ACIDEMIC Journal of Film and Media

BIRTH
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Kidman out-Kubricks herself with an even shorter leading man

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Youngster Cameron Bright, the same kid so good at creepy inexpressiveness in Godsend (2004) stars in this icy film as the (possible) reincarnation of a fallen jogger named Sean. His wife Anna (Nicole Kidman), a coltish hottie from the 5th Avenue upper crust of Manhattan, still mourns for him after a decade. So now this ten-year old kid shows up at her engagement party and announces: "I'm Sean, your husband." He won't leave her alone after that, and gradually she starts to believe him, and it's exciting. Director Jonathan Glazer never lets the audience know for sure, but damn that's the fun anyway, and to play at being Stanley Kubrick's own reincarnation while you do it, that's just part of the kick. For example, the Jogger dies in a long slow tracking shot through Central Park as evening falls, and it feels like the same steadicam angel of death that shadowed Danny Torrance's big wheel in The Shining (1980). Meanwhile, Kidman plays a wealthy socialite living in the same elevator/doorman posh Central Park side luxury like she enjoyed in Eyes Wide Shut (1999). Sean, her inexpressive 10-year old boy romantic semi-stalker recalls Haley Joel Osment as the mother-love starved android of Spielberg's own Kubrick tribute, AI (2001).


Anna's cast of family members, wealthy mom (Lauren Bacall), brother-in-law (Arliss Howard), and pregnant sister (Alison Elliot) all seem so focused on protecting their wealth that they have almost nothing to talk about, except how fine it will be to marry Anna off to her self-absorbed fiancé' (Danny Huston) and getting the beach house ready. On the evening the film opens, everyone is coming up the elevator to their sterile roost for an engagement party, and it feels like the fifth circle of hell--all suits, baldness, forced merriment and canapés. Kidman's character seems like a deer permanently caught in the slo mo headlights of a stifling world of privilege. It's a trap of large shiny slates of imported marble, a prison of sterile lobbies, elevators, doormen and waiting cabs. Her hubby-to-be is a loathesomely normal guy, proud of winning her through perseverance and quantity of jewelry (never asking himself if she just may not actually like him). It's clear thanks to Kidman's expressive eyes that Anna has a soul trapped somewhere in her own marbled façade, but the rest of her is obviously merely hoping it doesn't show.  



He
hair cut Rosemary's Baby short, her legs spindly thin, it's as if she's Rosemary the Sequel, with that film's Satanic promises of wealth fulfilled, and she still trapped in the mundane patriarchal conspiracy of conception and birth. Sean represents more than a reincarnated little bastard-- he's her inner child reduced to a zombie. He's the ghost of her true nature, and she hardly recognizes him at first, but when she finally does it makes her giddy.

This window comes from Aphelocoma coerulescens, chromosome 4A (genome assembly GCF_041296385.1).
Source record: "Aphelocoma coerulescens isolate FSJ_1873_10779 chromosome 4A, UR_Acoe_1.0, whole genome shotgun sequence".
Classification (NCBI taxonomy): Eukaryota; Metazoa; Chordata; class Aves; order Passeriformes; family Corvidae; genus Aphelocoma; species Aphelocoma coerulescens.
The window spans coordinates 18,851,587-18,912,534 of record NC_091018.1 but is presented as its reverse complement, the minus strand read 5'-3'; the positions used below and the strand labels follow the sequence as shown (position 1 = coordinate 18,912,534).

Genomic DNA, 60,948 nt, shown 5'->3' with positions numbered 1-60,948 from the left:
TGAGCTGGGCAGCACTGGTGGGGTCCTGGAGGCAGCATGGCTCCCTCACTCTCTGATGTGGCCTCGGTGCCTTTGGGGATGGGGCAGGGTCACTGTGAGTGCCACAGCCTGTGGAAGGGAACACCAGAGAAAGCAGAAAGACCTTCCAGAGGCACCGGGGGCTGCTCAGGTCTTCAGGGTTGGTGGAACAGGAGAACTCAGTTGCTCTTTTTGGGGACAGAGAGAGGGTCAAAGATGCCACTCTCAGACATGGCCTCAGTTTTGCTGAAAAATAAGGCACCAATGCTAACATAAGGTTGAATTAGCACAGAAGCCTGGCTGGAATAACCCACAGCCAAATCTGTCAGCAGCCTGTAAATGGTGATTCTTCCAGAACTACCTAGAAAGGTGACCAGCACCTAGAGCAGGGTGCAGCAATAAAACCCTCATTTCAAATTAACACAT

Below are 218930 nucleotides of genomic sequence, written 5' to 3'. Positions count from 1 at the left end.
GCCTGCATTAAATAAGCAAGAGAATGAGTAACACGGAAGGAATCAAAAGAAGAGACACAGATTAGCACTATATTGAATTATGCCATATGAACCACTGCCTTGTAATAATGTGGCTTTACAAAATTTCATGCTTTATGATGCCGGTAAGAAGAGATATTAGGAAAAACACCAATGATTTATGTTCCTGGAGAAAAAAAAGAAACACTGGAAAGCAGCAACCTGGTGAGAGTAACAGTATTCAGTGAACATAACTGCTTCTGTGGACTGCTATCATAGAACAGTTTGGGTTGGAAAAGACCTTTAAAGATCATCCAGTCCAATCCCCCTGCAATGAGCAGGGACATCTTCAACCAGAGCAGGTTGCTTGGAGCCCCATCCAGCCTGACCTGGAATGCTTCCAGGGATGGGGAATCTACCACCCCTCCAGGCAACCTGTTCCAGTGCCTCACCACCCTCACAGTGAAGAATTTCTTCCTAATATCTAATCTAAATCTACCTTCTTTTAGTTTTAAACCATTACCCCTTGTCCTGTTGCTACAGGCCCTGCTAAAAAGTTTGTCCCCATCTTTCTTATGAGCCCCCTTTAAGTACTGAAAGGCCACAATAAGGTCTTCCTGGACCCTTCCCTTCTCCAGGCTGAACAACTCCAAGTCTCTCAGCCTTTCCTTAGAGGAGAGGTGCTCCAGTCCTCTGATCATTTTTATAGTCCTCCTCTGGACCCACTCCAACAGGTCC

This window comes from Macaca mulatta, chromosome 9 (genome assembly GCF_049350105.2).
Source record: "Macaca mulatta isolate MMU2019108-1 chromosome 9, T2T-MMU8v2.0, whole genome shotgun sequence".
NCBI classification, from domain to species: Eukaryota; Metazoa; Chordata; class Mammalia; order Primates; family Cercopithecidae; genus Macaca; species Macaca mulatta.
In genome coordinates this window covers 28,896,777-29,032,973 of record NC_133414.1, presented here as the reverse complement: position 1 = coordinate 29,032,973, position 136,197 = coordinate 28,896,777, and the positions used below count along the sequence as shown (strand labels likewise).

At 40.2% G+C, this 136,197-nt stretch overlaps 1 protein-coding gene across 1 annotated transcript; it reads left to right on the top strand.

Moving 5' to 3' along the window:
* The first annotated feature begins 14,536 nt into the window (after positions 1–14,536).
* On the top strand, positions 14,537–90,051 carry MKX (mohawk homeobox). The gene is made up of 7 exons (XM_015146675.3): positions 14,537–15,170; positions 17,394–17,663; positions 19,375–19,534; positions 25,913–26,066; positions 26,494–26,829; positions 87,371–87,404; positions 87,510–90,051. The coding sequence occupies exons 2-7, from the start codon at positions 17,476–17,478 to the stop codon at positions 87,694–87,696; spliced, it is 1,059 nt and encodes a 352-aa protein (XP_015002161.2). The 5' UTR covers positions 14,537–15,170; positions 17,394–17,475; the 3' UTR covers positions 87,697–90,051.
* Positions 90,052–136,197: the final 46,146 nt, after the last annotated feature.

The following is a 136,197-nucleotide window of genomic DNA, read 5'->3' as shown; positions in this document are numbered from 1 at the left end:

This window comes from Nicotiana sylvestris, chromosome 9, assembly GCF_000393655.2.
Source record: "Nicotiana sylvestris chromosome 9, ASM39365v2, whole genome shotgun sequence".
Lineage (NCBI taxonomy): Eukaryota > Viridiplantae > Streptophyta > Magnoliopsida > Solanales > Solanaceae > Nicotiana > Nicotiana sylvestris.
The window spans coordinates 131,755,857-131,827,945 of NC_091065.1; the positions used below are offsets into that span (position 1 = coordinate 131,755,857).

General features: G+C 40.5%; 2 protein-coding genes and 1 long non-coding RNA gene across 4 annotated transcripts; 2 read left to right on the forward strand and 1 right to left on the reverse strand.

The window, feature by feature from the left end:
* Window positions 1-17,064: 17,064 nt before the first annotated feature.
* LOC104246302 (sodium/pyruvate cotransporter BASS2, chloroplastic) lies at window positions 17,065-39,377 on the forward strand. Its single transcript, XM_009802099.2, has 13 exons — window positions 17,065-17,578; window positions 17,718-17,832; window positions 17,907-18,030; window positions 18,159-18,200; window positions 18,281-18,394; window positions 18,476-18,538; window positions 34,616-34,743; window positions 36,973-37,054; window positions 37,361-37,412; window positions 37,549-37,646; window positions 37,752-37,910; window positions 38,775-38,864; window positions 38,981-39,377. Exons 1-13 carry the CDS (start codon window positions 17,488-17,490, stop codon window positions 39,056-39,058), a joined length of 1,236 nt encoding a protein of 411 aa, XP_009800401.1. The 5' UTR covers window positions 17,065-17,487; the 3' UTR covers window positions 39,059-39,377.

There is a marvelous, very long close up of Anna's face while at a classical music concert as she muses over the idea that this kid may in fact be her reincarnated husband. There should be whole movies of shots like these. Seen in the theater, this giant face of Kidman is like some visitation from a space mommy, beaming down on us, reverting us back to smaller than infant form. Here we have time to study the face of one of the leading actresses of our day, and we can literally see the molecular changes of her face--the skin cells flying off and being replaced with newer, happier, cells, as the rest of the elite surround her at the concert, zonked out like Kubrickian soldiers on their way to the wealthier circles of Vietnam.

            
The "cop-out or is it?" ending to Birth can't dampen the uniquely parched strangeness at play here, anymore than the "twist" of The Sixth Sense can dry the morose, rain-soaked oddness of it's narrative arc. Toward the end a hitherto unsmiling Sean finally forges a wan smile as he sits before the flashbulb of a busy class photographer at his school. He seems happy for the first time to be just a kid in a huge line of kids getting their pictures taken. It is at this moment and a subsequent one of Anna freaking out on the beach that the Kubrickian sinthom of birthday celebrations really graduates to metaphor status. Our collective grief for dead lovers and past incarnations of ourselves is just a sign of insanity. A parent's love for a child is just a frenzied attempt to cheat death by unraveling the fabric of their own lives. If one can reverse time unitl they have ceased to exist, death is not even an option.


Is this all the fault of Mary Kate Le Tourneau? When Kidman plans to escape with Sean and just drive somewhere else, it reads wrong even to the swooning, half-asleep audience; a mid-life crisis of such outré proportions looks obscene. Even the kid can't quite grasp the possibility of such a thing coming true with any sort of realism or grace; Canada is not an option. The touch of a lover your own age whose very presence makes you suffocate, the comfort of belonging to a faceless, fascist mass… maybe a pill to help it all fit together… that's the best you can hope for… everything else is just a frozen north fantasia… even death only brings another wet, screaming birth.
  (EK - 2004)

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Reported by Erich Kuersten - 11-11-04

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